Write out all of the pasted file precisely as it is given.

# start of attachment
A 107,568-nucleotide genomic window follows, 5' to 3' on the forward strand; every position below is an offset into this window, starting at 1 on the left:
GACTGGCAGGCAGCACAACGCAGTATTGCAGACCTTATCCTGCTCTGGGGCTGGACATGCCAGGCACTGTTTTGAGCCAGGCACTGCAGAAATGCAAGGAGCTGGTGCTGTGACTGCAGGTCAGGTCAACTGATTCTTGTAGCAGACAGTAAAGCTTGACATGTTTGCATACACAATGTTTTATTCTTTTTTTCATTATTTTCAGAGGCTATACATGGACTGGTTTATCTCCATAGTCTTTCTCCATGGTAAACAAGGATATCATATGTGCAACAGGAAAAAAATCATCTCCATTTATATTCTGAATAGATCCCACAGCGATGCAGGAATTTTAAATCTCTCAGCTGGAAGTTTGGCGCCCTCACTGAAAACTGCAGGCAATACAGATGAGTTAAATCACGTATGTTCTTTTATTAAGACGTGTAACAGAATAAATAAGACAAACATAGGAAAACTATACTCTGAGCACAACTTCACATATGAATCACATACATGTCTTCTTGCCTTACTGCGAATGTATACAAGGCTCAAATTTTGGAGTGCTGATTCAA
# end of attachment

A 107,568-nucleotide genomic window follows, 5' to 3' on the forward strand; every position below is an offset into this window, starting at 1 on the left:
GACTGGCAGGCAGCACAACGCAGTATTGCAGACCTTATCCTGCTCTGGGGCTGGACATGCCAGGCACTGTTTTGAGCCAGGCACTGCAGAAATGCAAGGAGCTGGTGCTGTGACTGCAGGTCAGGTCAACTGATTCTTGTAGCAGACAGTAAAGCTTGACATGTTTGCATACACAATGTTTTATTCTTTTTTTCATTATTTTCAGAGGCTATACATGGACTGGTTTATCTCCATAGTCTTTCTCCATGGTAAACAAGGATATCATATGTGCAACAGGAAAAAAATCATCTCCATTTATATTCTGAATAGATCCCACAGCGATGCAGGAATTTTAAATCTCTCAGCTGGAAGTTTGGCGCCCTCACTGAAAACTGCAGGCAATACAGATGAGTTAAATCACGTATGTTCTTTTATTAAGACGTGTAACAGAATAAATAAGACAAACATAGGAAAACTATACTCTGAGCACAACTTCACATATGAATCACATACATGTCTTCTTGCCTTACTGCGAATGTATACAAGGCTCAAATTTTGGAGTGCTGATTCAA